Norm Lewis

December 20, 2017 | By | Add a Comment

For the third year in a row, theatre, film, and TV actor-singer Norm Lewis is performing a holiday-oriented program at Feinstein’s/54 Below. The opening night of this year’s offering, Santa Baby!, appears to have brought out a group of his most ardent, demonstrative fans.

There’s plenty to like in Lewis the cabaret performer—starting, of course, with the powerhouse baritone notes that Broadway audiences have grown to love and expect from him, in productions ranging from Side Show to Porgy and Bess to The Phantom of the Opera. Not surprisingly, his vocal authoritativeness works beautifully on a big dramatic song such as “Home” (Charlie Smalls) from The Wiz, which, he reveals, he’d used as an audition number early in his career. In some ways, though, his vocals are even more impressive on the plaintive, almost-whispered “Where Is Love?” (Lionel Bart) from Oliver! You know that he’s keeping the lion’s roar in check, letting us hear only the purr—and there’s something intriguing in that. He has a warm and welcoming presence, and that killer smile of his doesn’t hurt. He’s confident, yet he projects a shy and slightly self-deprecating onstage demeanor. Again, that soft/sturdy dichotomy works to his advantage.

The show (directed by Richard Jay-Alexander) is informal and relaxed. Lewis sings a mix of holiday and non-holiday material. He opens with a rocking “This Christmas” (Donny Hathaway, Nadine Theresa McKinnor) and follows this with the show’s title number. I believe this marks the first time I’ve heard a male performer sing “Santa Baby” (Joan Javits, Philip Springer). Lewis changes some of the lyrics, variously addressing the jolly one as “Santa Buddy,” “Santa Papi,” and—least gracefully—”Santa Pally.” I don’t find the song particularly effective when shorn of its sexy gold-digger innuendo. But the opening-night crowd lapped it up.

Among the songs unrelated to December holidays is a passionate rendering of the Marvin Gaye hit “What’s Going On” (Gaye, Renaldo Benson, Al Cleveland), at the end of which Lewis calls out phrases from today’s social and political landscape, including “Collusion!” and “#MeToo!” The arrangement and delivery of the number sound a lot like the Gaye original, but Lewis gives the performance his own theatrical spin. On two occasions during the song, he spreads his arms wide, momentarily clenching his fists, projecting both open-heartedness and defiance (and, perhaps inadvertently, suggesting a crucifix).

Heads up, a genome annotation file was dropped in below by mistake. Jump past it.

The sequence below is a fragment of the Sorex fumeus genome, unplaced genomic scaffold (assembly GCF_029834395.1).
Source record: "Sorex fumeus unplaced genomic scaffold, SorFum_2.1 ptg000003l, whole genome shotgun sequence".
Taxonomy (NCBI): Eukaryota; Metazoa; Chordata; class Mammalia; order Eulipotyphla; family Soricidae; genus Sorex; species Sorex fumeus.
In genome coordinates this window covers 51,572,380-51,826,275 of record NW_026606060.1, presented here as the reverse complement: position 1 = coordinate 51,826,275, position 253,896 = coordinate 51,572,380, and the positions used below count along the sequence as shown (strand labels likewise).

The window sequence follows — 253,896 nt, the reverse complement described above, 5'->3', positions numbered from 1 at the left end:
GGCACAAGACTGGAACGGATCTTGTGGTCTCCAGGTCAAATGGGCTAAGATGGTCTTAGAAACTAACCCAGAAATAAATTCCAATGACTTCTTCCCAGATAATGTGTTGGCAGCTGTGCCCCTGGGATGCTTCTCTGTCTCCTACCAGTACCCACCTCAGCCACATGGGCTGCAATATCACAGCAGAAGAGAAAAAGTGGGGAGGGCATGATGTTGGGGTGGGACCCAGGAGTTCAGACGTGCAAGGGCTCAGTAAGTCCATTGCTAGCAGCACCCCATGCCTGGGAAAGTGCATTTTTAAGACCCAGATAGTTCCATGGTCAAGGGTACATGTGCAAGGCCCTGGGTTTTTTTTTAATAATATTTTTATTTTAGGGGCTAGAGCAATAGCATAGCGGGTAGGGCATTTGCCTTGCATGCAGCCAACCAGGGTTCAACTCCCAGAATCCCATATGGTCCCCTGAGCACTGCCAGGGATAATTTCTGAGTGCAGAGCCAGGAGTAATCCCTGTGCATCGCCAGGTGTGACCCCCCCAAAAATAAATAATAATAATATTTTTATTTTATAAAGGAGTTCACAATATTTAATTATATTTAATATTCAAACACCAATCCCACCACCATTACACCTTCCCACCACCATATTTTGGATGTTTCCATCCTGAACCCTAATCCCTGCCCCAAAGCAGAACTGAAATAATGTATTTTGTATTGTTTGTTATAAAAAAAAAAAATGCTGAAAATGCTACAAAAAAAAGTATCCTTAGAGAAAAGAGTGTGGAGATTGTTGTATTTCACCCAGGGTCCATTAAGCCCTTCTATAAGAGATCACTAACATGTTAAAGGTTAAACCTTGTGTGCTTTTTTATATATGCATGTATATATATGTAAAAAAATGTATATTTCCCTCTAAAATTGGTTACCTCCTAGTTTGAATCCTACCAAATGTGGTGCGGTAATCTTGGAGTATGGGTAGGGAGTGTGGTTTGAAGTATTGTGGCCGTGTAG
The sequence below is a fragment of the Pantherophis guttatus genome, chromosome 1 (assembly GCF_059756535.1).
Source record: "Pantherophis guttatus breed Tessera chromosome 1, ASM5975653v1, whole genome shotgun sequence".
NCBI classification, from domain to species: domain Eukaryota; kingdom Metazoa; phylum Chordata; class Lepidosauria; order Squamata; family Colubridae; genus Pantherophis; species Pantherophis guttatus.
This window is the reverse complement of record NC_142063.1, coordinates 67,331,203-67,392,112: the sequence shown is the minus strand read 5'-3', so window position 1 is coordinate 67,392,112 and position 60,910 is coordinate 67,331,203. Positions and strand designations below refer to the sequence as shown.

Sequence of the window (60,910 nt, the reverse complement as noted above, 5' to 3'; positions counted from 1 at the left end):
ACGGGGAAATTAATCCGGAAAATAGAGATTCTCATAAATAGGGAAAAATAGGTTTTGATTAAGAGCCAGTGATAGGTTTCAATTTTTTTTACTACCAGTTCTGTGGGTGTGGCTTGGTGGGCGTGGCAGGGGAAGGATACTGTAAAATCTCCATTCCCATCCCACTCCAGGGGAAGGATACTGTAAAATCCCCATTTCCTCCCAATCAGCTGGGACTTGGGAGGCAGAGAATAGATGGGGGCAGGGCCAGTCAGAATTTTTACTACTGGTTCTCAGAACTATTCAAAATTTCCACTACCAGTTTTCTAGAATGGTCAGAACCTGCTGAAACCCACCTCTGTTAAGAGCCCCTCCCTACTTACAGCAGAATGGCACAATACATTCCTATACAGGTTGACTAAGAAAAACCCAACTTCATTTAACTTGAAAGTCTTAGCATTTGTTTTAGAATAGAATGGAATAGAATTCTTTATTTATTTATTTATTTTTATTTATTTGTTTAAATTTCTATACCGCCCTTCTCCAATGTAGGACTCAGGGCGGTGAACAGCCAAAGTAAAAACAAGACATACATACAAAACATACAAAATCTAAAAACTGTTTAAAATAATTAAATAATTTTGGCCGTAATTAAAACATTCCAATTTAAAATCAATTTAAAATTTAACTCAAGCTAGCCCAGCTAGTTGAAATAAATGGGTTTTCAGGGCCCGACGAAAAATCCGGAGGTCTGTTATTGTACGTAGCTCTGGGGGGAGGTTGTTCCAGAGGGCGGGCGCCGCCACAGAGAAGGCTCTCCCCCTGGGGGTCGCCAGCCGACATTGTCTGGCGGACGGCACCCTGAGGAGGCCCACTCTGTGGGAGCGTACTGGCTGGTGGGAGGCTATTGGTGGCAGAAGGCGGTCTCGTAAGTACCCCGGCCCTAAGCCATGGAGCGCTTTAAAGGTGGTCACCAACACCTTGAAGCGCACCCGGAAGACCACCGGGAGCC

A couple of components of the show don’t fully work. The point of a group sing-along on “Caroling, Caroling” (Wihla Hutson, Alfred Burt), in which Lewis duplicates errant notes from a recording he made decades ago, was never made clear, and Lewis seemed to discover on the spot that the lyrics he’d been singing on the number didn’t match the ones printed on the audience handouts. Also, it seems a mistake to end the evening (not counting encores) with salutes to two entertainers that passed away in 2017—Barbara Cook and Robert Guillaume—however heartfelt the sentiments. Better to shift those segments to a point earlier in the set.

The evening, Lewis suggests, was patterned to some extent after 1970s TV variety shows, vehicles that Lewis expresses admiration for. He claims that as a kid, he even liked The Lawrence Welk Show and Hee Haw—something not many performers would stand front and center on the Feinstein’s/54 Below stage to admit. On opening night, he talked also of the personal importance to him of variety shows headlined by fellow African Americans, including Flip Wilson and Clifton Davis. Then, right on cue, Davis (whom Lewis referred to as “still a stud muffin”) turned up in person for a couple of numbers, including a duet on “The Girl from Ipanema” (Antônio Carlos Jobim, Vinicius de Moraes, Norman Gimbel), sung in both English and Portuguese. The two singers had a good-natured rapport, playfully kidding each other in an almost Rat Pack–ish kind of way. (Each performance in the run features a different guest artist.)

Lending instrumental support are musical director Joseph Joubert on piano, bassist George Farmer, and percussionist Perry Cavari. They play an array of musical styles, from soft rock to jazz to traditional Christmas classics, effectively yet unobtrusively. Cavari even has occasion to haul out jingle bells for the sleighing songs.

Santa Baby!
Feinstein’s/54 Below  –  December 18 – 23

Category: Reviews

About the Author ()

Mark Dundas Wood is an arts/entertainment journalist and dramaturg. His features and reviews have appeared in such publications as American Theatre and Back Stage and on As a dramaturg he has worked with New Professional Theatre and the New York Musical Theatre Festival. His stage adaptation of Henry James's novel The Tragic Muse was part of the Gilded Stage Festival at the Metropolitan Playhouse in January 2014.

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